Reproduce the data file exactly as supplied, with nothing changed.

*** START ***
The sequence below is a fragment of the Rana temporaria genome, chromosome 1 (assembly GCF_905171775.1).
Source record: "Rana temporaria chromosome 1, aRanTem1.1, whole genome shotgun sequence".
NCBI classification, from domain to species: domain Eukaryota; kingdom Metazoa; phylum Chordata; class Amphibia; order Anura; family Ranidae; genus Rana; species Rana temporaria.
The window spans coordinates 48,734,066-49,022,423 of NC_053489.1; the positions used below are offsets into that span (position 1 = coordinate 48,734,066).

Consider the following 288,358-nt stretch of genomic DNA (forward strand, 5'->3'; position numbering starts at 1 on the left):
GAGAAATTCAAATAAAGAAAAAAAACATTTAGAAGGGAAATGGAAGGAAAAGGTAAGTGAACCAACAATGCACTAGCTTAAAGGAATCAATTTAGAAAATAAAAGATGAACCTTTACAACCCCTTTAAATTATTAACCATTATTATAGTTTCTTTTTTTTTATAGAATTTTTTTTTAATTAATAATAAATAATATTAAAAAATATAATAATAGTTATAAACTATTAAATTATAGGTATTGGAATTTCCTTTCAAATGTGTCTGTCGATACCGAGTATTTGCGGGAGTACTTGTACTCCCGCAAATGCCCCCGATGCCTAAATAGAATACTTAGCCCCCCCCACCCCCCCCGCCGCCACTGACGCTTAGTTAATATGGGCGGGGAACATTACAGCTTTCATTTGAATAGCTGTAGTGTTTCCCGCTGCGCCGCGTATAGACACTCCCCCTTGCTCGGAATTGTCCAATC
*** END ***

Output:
The sequence below is a fragment of the Rana temporaria genome, chromosome 1 (assembly GCF_905171775.1).
Source record: "Rana temporaria chromosome 1, aRanTem1.1, whole genome shotgun sequence".
NCBI classification, from domain to species: domain Eukaryota; kingdom Metazoa; phylum Chordata; class Amphibia; order Anura; family Ranidae; genus Rana; species Rana temporaria.
The window spans coordinates 48,734,066-49,022,423 of NC_053489.1; the positions used below are offsets into that span (position 1 = coordinate 48,734,066).

Consider the following 288,358-nt stretch of genomic DNA (forward strand, 5'->3'; position numbering starts at 1 on the left):
GAGAAATTCAAATAAAGAAAAAAAACATTTAGAAGGGAAATGGAAGGAAAAGGTAAGTGAACCAACAATGCACTAGCTTAAAGGAATCAATTTAGAAAATAAAAGATGAACCTTTACAACCCCTTTAAATTATTAACCATTATTATAGTTTCTTTTTTTTTATAGAATTTTTTTTTAATTAATAATAAATAATATTAAAAAATATAATAATAGTTATAAACTATTAAATTATAGGTATTGGAATTTCCTTTCAAATGTGTCTGTCGATACCGAGTATTTGCGGGAGTACTTGTACTCCCGCAAATGCCCCCGATGCCTAAATAGAATACTTAGCCCCCCCCACCCCCCCCGCCGCCACTGACGCTTAGTTAATATGGGCGGGGAACATTACAGCTTTCATTTGAATAGCTGTAGTGTTTCCCGCTGCGCCGCGTATAGACACTCCCCCTTGCTCGGAATTGTCCAATC